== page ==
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Guys when the JVM Crashes it writes an Error Log hs_err_pid.log. I want to find out what caused the JVM to crash ? How to understand these Logs, is it documented anywhere on how this Log is arranged. I tried to search on the Net but to no avail :-(

Pointing out to relevant URL's will be appreciated. Thanks.

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up vote 4 down vote accepted

Unless you are calling native code (JNI), nothing in your code should ever make JVM crash; so the stack trace information in that log file is probably not meant to be very useful to most developers. That's probably why it might not be documented (at least externally). So the best thing is probably to file a bug report as suggested by the error message.

But, if you really do want to understand it, Kohsuke's Blog has the goods. As usual. :)

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Other evil things can happen that can induce a JVM crash. I've seen it with file system maintenance on the same controller but separate mount points. I've seen it when replacing an existing jar file before stopping the tomcat. (Oops.) I was able to deduce these two causes by the information in the hs_err_pid.log with the folks on the Sun Java forum. – Stu Thompson May 12 '09 at 7:50
I really feel like I have to -1 this. Not only does it just link to a blog, but the blog does not at all give me any information that benefits me into discovering why my program has crashed. As such, it just doesn't answer the question. :/ – Joehot200 Oct 9 '15 at 17:17

this is pretty useful:

ok the first anwser already mentions this url, nevermind

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To start with, look for the topmost line that looks something like "ntdll.dll+0x2000".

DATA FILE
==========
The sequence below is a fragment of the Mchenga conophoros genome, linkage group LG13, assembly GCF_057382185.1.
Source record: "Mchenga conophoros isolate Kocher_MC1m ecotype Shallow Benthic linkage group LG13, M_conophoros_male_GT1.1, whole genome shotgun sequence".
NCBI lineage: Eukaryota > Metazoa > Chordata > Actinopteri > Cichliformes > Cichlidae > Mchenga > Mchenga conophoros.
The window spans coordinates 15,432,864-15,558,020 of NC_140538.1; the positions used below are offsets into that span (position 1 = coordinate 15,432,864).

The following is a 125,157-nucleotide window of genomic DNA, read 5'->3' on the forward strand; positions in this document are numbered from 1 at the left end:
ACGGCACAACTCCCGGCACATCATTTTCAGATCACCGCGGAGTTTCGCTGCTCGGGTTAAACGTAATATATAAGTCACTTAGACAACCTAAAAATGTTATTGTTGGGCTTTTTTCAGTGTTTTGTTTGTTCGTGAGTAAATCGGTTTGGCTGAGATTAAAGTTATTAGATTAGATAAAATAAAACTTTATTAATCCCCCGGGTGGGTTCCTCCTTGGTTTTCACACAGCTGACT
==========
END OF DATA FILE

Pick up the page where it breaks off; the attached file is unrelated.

If the hotspot is occurring in your native code (i.e. the DLL is one of yours), then find out how to persuade your compiler to produce a list of mappings from DLL offset to line number. Obviously, that may mean you need to re-run with the newly compiled DLL and wait for the problem to occur again.

Otherwise, see if searching for that specific line brings up something in Google, bearing in mind that the same error could mean a whole host of things. And see if the DLL name looks like it's something recognisable, e.g. a printer driver name, graphics driver, or some other component that you can track down to a particular call. Whatever that component is, you may be able to upgrade it to a fixed version, or avoid making the call in question. If you're not sure what the component is, it may just be "the JVM" that you need to upgrade-- upgrading at least to the latest update/minor version nubmer of whatever version you're on is probably a good idea.

In the past I've also seen bugs in the JIT compiler that can be temporarily solved by telling it not to attempt to compile the particular method in question-- as I recall vaguely, in these cases, the hotspot error gives some clue as to which method it was (possibly just the dump of the Java stack), but I don't have an example to hand to recall the details.

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